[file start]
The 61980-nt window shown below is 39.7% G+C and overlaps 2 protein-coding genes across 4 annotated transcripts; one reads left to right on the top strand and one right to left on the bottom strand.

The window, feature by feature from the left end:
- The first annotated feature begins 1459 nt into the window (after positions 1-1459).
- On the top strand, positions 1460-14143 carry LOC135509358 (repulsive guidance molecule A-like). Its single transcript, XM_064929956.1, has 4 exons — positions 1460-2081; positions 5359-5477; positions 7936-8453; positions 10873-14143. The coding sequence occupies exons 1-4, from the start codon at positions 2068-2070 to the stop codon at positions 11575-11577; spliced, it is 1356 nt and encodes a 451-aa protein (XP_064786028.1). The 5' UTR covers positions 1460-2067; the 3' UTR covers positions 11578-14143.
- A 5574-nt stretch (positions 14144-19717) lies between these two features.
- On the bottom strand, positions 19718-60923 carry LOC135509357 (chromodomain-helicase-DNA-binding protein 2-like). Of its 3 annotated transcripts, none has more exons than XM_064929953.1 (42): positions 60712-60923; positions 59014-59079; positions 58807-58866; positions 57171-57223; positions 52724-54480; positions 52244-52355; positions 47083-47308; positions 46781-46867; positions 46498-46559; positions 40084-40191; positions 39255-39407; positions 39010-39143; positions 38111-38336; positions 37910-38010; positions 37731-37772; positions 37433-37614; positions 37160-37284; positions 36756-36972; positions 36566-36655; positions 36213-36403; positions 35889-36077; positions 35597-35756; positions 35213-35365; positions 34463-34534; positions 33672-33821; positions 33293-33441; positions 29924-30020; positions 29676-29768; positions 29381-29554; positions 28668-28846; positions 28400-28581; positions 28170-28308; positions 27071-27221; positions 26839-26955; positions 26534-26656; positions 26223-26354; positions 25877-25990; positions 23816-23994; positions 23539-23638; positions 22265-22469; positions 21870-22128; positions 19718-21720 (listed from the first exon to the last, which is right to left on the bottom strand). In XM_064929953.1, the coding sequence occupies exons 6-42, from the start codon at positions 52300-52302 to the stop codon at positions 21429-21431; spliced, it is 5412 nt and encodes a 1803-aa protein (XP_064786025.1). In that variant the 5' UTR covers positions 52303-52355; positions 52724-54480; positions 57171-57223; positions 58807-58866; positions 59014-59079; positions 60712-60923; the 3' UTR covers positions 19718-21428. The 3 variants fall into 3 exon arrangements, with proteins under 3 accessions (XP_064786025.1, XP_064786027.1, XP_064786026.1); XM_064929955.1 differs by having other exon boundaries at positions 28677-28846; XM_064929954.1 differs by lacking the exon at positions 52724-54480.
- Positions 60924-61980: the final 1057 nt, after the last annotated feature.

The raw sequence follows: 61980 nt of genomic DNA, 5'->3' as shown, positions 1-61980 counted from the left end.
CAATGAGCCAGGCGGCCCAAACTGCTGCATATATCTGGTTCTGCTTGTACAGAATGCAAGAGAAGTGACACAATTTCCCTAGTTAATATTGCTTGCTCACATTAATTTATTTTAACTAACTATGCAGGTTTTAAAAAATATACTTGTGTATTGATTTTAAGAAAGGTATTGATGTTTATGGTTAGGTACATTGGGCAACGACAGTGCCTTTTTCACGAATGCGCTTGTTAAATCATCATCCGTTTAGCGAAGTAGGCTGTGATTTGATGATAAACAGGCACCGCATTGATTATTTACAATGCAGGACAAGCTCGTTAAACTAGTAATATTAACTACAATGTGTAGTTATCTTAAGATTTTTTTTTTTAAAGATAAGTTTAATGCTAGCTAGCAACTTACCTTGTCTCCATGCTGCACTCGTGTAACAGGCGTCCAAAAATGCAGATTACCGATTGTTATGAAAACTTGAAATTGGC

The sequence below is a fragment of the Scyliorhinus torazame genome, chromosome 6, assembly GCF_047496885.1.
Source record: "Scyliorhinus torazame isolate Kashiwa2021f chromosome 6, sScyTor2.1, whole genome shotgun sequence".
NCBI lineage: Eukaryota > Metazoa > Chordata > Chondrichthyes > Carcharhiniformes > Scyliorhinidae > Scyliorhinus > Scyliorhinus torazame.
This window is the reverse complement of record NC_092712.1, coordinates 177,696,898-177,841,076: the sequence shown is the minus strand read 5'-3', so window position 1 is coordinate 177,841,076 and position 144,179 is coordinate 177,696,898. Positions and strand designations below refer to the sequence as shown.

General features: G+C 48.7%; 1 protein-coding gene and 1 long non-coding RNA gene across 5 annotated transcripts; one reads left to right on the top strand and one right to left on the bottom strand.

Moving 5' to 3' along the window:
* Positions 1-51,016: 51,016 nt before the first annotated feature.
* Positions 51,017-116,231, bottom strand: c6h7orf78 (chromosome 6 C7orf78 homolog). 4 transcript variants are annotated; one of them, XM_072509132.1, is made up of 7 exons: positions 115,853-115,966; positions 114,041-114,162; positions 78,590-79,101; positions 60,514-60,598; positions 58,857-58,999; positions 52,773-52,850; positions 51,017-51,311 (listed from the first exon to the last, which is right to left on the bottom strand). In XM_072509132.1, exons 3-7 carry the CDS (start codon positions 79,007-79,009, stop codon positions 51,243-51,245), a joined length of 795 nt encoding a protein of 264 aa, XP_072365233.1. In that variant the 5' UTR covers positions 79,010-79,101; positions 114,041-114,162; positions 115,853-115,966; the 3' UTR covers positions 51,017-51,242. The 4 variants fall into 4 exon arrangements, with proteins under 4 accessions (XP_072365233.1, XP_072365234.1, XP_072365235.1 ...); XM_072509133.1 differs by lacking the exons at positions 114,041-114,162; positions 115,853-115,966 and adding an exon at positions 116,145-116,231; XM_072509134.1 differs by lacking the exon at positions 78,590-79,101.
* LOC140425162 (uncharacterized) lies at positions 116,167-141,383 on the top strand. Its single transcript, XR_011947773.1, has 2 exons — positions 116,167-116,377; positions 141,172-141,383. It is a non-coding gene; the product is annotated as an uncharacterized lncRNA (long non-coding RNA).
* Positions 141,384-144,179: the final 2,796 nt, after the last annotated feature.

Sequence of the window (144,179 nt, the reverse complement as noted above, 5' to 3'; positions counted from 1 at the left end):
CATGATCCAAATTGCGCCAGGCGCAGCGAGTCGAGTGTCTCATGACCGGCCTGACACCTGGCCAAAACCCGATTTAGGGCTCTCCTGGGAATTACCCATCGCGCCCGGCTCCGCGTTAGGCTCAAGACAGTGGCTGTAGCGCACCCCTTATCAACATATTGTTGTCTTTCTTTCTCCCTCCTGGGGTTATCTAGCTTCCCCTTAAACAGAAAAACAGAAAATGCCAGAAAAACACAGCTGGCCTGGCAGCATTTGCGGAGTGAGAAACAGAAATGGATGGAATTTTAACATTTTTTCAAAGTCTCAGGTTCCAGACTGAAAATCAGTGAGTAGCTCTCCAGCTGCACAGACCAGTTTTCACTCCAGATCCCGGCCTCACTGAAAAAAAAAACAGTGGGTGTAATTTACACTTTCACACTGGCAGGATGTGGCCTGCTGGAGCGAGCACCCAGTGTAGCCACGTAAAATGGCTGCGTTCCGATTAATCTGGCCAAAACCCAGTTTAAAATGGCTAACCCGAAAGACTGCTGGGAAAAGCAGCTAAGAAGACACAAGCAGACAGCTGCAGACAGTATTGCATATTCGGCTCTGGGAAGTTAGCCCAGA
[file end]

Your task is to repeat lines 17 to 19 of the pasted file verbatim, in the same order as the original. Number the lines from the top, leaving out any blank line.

* Positions 51,017-116,231, bottom strand: c6h7orf78 (chromosome 6 C7orf78 homolog). 4 transcript variants are annotated; one of them, XM_072509132.1, is made up of 7 exons: positions 115,853-115,966; positions 114,041-114,162; positions 78,590-79,101; positions 60,514-60,598; positions 58,857-58,999; positions 52,773-52,850; positions 51,017-51,311 (listed from the first exon to the last, which is right to left on the bottom strand). In XM_072509132.1, exons 3-7 carry the CDS (start codon positions 79,007-79,009, stop codon positions 51,243-51,245), a joined length of 795 nt encoding a protein of 264 aa, XP_072365233.1. In that variant the 5' UTR covers positions 79,010-79,101; positions 114,041-114,162; positions 115,853-115,966; the 3' UTR covers positions 51,017-51,242. The 4 variants fall into 4 exon arrangements, with proteins under 4 accessions (XP_072365233.1, XP_072365234.1, XP_072365235.1 ...); XM_072509133.1 differs by lacking the exons at positions 114,041-114,162; positions 115,853-115,966 and adding an exon at positions 116,145-116,231; XM_072509134.1 differs by lacking the exon at positions 78,590-79,101.
* LOC140425162 (uncharacterized) lies at positions 116,167-141,383 on the top strand. Its single transcript, XR_011947773.1, has 2 exons — positions 116,167-116,377; positions 141,172-141,383. It is a non-coding gene; the product is annotated as an uncharacterized lncRNA (long non-coding RNA).
* Positions 141,384-144,179: the final 2,796 nt, after the last annotated feature.